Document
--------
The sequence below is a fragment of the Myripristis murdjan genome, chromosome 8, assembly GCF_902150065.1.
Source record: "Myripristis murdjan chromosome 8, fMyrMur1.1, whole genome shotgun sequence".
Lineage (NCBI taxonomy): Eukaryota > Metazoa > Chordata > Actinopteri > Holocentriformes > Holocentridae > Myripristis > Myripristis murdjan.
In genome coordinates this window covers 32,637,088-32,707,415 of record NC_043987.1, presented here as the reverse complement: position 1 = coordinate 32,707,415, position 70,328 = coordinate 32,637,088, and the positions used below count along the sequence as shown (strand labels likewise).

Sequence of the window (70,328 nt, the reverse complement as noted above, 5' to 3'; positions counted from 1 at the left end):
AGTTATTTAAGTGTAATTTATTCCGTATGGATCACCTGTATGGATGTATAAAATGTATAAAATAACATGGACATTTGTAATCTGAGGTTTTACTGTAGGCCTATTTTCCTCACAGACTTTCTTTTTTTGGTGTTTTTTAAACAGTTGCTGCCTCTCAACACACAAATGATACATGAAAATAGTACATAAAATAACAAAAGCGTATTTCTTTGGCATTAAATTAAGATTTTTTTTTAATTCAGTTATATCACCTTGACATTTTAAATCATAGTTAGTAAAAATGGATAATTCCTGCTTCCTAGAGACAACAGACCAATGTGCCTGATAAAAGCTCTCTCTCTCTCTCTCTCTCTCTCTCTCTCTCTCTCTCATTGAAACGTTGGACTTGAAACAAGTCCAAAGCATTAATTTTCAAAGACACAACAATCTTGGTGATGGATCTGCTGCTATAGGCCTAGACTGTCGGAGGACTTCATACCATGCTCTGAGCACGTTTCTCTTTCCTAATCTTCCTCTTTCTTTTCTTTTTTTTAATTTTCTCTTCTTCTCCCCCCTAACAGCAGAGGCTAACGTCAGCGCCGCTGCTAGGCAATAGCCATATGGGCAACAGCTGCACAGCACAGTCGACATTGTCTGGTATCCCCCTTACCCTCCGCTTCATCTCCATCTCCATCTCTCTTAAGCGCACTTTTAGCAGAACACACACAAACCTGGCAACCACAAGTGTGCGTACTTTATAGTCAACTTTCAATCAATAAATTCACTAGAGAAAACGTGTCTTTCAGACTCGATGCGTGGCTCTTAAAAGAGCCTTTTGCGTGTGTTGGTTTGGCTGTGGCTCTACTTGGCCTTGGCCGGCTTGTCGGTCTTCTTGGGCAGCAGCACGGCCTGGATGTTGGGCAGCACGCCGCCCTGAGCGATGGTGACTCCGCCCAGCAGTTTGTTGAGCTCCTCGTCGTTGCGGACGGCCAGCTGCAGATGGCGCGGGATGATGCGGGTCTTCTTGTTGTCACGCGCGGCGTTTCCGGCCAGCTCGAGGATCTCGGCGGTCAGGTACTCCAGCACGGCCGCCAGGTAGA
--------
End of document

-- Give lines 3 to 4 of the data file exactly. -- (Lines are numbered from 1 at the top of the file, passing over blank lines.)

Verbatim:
Lineage (NCBI taxonomy): Eukaryota > Metazoa > Chordata > Actinopteri > Holocentriformes > Holocentridae > Myripristis > Myripristis murdjan.
In genome coordinates this window covers 32,637,088-32,707,415 of record NC_043987.1, presented here as the reverse complement: position 1 = coordinate 32,707,415, position 70,328 = coordinate 32,637,088, and the positions used below count along the sequence as shown (strand labels likewise).